Conquest of Mecca
Muslim conquest of Mecca in the 7th century
(Redirected from Conquest of Makkah)
The conquest of Mecca (Arabic: فتح مكة fatḥ makkah) was the capture of the town of Mecca by Muslims led by the Islamic prophet Muhammad in December 629 or January 630 AD (Julian), 10–20 Ramadan, 8 AH. The conquest marked the end of the wars between the followers of Muhammad and the Quraysh tribe.
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- [When the Prophet destroyed the idols of Mecca] there came out from one of these two stones a grey haired black woman who was tearing at her face with her nails, naked, pulling at her hair and crying out in her woe. Asked about that, the Prophet said, ‘This is Nā Ô ila who has abandoned hope that she will ever be worshipped in your land again.’ And it is said that the Devil (Iblı̄s) cried out in woe on three occasions: once when he was cursed [by God] and his form was changed from that of the angels; once when he saw the Prophet standing in prayer in Mecca; and once when the Prophet conquered Mecca and the Devil said to his progeny who had gathered to him, ‘Abandon all hope that the community of Muh ammad will revert to shirk after this day of theirs.’
- account of the Prophet’s destruction of idols around the KaÒba at the time of the conquest of Mecca (al-fath· ) which is narrated by Wāqidı̄ (d. 207/823), quoted in G. R. Hawting - The Idea of Idolatry and the Emergence of Islam_ From Polemic to History-Cambridge University Press (2006) 64
- The Messenger after arriving in Mecca, once the populace had settled down, went to the shrine and went round it seven times on his camel, touching the Black Stone with a stick which he had in his hand. This done, he summoned Uthman ibn Talha and took the keys of the Ka'ba from him, and when the door was opened for him, he went in. There he found a dove made of wood. He broke it in his hands and threw it away. . . . [According to another account] the Messenger entered Mecca on the day of the conquest and it contained 360 idols which Iblis (or Satan) had strengthened with lead. The Messenger was standing by them with a stick in his hand saying, “The truth has come and falsehood has passed away.” (Quran 17: 81) Then he pointed at them with his stick and they collapsed on their backs one after another.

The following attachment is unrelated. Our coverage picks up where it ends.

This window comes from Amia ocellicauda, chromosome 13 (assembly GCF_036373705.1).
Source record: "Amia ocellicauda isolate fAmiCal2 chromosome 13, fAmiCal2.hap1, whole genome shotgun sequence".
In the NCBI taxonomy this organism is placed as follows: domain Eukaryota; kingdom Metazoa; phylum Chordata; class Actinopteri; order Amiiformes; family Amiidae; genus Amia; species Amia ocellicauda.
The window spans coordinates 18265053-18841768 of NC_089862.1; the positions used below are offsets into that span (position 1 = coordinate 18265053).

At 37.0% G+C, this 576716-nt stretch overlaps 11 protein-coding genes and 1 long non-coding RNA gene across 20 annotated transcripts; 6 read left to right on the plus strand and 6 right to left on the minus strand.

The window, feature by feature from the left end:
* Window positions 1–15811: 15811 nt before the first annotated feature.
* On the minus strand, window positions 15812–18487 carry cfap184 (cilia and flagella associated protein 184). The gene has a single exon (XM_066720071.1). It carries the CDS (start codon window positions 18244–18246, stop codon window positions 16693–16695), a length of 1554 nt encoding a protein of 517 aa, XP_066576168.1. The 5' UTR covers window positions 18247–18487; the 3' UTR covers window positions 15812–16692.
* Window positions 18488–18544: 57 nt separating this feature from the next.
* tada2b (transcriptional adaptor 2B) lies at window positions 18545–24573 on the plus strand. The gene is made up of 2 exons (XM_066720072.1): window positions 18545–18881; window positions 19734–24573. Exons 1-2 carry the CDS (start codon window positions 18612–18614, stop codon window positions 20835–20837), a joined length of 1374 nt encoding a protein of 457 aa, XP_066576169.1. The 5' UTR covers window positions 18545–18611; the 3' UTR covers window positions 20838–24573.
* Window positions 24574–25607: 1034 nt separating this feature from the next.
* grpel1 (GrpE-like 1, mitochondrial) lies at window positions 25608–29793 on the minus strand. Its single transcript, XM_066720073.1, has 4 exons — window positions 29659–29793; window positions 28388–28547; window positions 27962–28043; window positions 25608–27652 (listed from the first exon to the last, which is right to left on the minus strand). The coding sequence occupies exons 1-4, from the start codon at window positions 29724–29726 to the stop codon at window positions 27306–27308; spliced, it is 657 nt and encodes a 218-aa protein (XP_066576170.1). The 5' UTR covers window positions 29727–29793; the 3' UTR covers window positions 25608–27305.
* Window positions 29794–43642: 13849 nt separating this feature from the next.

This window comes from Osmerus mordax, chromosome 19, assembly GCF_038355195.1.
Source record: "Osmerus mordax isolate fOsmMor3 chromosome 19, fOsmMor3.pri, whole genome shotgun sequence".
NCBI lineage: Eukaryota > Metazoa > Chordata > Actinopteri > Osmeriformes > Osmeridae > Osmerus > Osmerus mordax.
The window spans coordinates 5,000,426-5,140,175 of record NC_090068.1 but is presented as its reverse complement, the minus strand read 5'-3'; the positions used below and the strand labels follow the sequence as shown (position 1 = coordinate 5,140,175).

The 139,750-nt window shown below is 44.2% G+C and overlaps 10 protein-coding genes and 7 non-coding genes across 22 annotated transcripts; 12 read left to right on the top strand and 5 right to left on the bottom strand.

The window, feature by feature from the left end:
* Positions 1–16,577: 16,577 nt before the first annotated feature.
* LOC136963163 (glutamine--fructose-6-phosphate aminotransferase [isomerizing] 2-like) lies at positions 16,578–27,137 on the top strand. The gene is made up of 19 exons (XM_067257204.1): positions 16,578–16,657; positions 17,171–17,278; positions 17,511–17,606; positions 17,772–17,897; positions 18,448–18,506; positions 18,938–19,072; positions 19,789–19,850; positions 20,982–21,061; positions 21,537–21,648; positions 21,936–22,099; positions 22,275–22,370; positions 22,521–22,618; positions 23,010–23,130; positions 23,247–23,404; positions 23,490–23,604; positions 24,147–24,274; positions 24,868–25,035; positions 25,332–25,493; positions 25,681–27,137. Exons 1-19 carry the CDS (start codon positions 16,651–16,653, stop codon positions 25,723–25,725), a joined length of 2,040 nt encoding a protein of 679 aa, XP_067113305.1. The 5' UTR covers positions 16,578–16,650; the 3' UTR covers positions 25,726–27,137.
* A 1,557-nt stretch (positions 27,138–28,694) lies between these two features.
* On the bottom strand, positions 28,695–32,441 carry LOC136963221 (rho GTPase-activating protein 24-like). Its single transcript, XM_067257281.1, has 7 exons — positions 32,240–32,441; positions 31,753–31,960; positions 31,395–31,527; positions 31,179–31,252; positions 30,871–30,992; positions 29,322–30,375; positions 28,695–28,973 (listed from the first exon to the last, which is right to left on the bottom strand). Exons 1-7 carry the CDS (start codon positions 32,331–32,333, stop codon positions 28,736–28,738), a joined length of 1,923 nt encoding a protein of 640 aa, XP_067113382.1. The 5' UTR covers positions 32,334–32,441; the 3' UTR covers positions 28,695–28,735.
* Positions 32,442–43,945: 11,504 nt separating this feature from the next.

- Ibn Ishaq, quoted in F.E. Peters - Muhammad and the Origins of Islam-State University of New York Press (1994) 236
- When the Messenger had prayed the noon prayer on the day of the conquest (of Mecca), he ordered that all the idols which were around the Ka'ba should be collected and burned with fire and broken up.
- Ibn Hisham, quoted in F.E. Peters - Muhammad and the Origins of Islam-State University of New York Press (1994) 236